NewsCrime Watch


Belgrade man facing burglary, kidnapping charges after reported assault of ex-girlfriend

Posted at 3:40 PM, Apr 12, 2019
and last updated 2019-04-12 18:07:04-04
Courtesy MTN News

BOZEMAN –  A Belgrade man is facing burglary and kidnapping charges after he allegedly forced his ex-girlfriend to write him a check and prevented her from escaping from him during a struggle.

Derek L. Steindorf, 41, was seen in Gallatin County Justice Court on Friday and his bond was set at $50,000.

According to charging documents, Bozeman police officers responded to a report of an assault in progress at approximately 2:45 p.m. on Thursday. According to dispatchers, a woman was hiding under her vehicle and did not know if her ex-boyfriend, Steindorf, was still in the house.

When police arrived at the home, the woman opened the garage door and ran toward officers, reportedly in “obvious emotional distress” and appeared to be in shock.

Police searched the home, but were unable to locate Steindorf. Bags and a water bottle were on the ground near the garage door and a laptop and other office items were lying about on the floor of the office and several checks had been thrown on the desk.

The woman told officers she when she had arrived home and entered the house through the garage she reportedly saw Steindorf standing inside. She immediately dropped the bags and attempted to run away from him into the office to get to a phone to call 911. Steindorf reportedly chased her and grabbed onto her arms and forced her to write a check to him for money that she reportedly owed him.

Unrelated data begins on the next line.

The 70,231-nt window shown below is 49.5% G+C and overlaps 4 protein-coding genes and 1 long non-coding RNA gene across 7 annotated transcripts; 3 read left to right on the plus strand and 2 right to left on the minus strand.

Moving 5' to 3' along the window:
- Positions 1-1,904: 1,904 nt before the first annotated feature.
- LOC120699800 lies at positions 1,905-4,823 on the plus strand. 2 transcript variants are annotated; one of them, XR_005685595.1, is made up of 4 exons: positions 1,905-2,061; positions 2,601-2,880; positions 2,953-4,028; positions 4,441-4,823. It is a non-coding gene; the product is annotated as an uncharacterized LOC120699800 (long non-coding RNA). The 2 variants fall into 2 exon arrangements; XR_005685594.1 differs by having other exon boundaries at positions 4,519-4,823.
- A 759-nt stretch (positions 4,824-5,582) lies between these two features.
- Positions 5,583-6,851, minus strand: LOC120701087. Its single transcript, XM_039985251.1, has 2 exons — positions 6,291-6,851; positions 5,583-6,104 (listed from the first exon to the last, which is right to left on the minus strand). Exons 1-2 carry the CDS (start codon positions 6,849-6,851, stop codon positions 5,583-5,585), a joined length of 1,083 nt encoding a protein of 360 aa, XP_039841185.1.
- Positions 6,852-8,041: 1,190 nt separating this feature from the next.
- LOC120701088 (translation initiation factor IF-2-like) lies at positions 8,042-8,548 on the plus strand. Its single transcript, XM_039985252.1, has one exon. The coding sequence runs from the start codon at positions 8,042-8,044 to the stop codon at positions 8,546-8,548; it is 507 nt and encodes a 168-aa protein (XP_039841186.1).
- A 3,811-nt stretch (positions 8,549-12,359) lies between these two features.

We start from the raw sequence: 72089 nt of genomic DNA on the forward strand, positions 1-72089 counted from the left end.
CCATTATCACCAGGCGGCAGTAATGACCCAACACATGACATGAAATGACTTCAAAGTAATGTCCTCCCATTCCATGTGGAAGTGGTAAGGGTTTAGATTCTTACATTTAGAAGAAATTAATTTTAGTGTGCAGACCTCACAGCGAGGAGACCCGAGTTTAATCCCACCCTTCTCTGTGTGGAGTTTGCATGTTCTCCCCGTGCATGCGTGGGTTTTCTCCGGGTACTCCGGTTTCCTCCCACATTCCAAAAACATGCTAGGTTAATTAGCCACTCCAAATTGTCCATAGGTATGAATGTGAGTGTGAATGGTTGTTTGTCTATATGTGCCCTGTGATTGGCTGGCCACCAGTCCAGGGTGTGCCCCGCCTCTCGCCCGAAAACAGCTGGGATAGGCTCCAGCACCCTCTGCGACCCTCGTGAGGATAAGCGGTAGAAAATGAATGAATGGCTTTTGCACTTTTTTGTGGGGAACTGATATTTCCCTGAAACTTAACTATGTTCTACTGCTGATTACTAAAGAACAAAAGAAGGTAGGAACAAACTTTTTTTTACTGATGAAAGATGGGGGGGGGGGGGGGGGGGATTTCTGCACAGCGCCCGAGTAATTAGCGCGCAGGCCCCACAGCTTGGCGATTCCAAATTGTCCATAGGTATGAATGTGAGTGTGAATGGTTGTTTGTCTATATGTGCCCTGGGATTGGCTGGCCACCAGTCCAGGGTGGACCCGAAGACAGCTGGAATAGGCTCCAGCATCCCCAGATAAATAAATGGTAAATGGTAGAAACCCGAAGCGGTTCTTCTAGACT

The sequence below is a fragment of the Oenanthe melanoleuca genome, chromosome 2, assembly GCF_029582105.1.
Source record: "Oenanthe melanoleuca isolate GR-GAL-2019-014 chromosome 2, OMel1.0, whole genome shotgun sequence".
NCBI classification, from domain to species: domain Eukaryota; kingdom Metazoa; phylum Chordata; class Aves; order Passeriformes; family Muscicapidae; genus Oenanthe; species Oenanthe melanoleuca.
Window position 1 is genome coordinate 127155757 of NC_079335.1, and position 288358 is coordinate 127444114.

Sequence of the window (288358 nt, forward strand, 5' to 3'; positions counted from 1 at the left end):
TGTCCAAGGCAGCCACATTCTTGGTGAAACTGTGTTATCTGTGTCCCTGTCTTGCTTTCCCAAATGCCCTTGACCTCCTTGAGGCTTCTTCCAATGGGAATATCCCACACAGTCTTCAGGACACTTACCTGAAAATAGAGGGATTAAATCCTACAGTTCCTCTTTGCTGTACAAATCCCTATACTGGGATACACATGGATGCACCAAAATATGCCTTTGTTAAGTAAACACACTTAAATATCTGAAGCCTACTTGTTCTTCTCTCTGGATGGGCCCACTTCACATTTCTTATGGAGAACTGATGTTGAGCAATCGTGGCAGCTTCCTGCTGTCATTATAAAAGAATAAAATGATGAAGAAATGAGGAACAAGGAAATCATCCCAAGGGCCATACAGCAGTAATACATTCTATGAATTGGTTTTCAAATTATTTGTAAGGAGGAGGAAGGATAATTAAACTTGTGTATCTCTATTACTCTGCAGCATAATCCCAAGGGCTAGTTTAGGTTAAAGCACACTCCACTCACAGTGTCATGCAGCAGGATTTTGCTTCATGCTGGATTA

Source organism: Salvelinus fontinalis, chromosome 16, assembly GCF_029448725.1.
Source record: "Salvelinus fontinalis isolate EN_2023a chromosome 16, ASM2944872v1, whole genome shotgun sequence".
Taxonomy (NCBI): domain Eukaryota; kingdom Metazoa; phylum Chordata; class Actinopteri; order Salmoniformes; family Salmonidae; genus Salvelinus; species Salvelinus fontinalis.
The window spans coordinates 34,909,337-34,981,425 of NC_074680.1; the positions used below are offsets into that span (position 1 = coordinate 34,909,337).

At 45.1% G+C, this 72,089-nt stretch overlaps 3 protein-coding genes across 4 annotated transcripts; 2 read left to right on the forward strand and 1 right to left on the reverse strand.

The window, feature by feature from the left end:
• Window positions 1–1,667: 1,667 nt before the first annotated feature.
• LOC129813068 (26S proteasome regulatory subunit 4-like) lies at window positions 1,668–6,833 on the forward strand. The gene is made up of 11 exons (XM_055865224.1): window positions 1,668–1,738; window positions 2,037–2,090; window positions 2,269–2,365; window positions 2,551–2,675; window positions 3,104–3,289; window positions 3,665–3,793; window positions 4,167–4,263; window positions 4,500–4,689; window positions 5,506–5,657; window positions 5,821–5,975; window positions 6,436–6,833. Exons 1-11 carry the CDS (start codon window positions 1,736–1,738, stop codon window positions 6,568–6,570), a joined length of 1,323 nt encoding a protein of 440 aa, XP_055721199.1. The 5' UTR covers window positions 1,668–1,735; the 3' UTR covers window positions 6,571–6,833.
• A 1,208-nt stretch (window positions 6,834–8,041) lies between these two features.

A struggle allegedly ensued and the woman was able to escape and run into the garage and hide under her vehicle. She told officers she was able to “coil up” and avoid letting Steindorf pull her out from under the vehicle. She was able to call 911 and remained hiding under the vehicle until police arrived.

The woman told officers she suspected Steindorf entered her home through the back door, which was left unlocked. Officers noted in court documents that the woman had red marks on her upper arms and biceps, bruising to her knees and dirt on her face, pants and shoes from crawling under the vehicle to reportedly escape Steindorf.

While police were interviewing the woman, Steindorf reportedly sent a text message to her. She showed officers text messages that she had sent him a few days prior, telling him: “don’t show up at my house, I’m done with the lying and mood swings when you don’t get your way.” Officers pinged Steindorf’s cell phone which showed he was near a local gym.

Steindorf was located and when questioned admitted to being at the woman’s house, and that he had let himself in through the back door. He told officers that the woman had invited him over a day or two ago, to get a check for the money she owed him and gave him permission to enter through the back door and wait for her to get home. Steindorf stated the woman attacked him in the house for no apparent reason and punched him in the face. He reportedly admitted he forcibly took the phone out of the woman’s hands as she was trying to call 911 because he “didn’t want the cops involved.”

Under Montana Code, a person commits the offense of aggravated burglary if the person knowingly enters or remains unlawfully in an occupied structure and the person purposely, knowingly or negligently inflicts or attempts to inflict bodily injury upon anyone. Under Montana Code, a person commits the offense of aggravated kidnapping when they knowingly or purposely and without lawful authority, restrain another person by holding the other person in a place of isolation by use of physical force or the threat of physical force with the purpose of terrorizing the victim or inflicting bodily injury.

Steindorf could face up to 40 years in prison on the burglary charge if convicted and up to two years on the kidnapping charge if convicted. The court ordered Steindorf not to come in contact with the victim in any way or leave the state.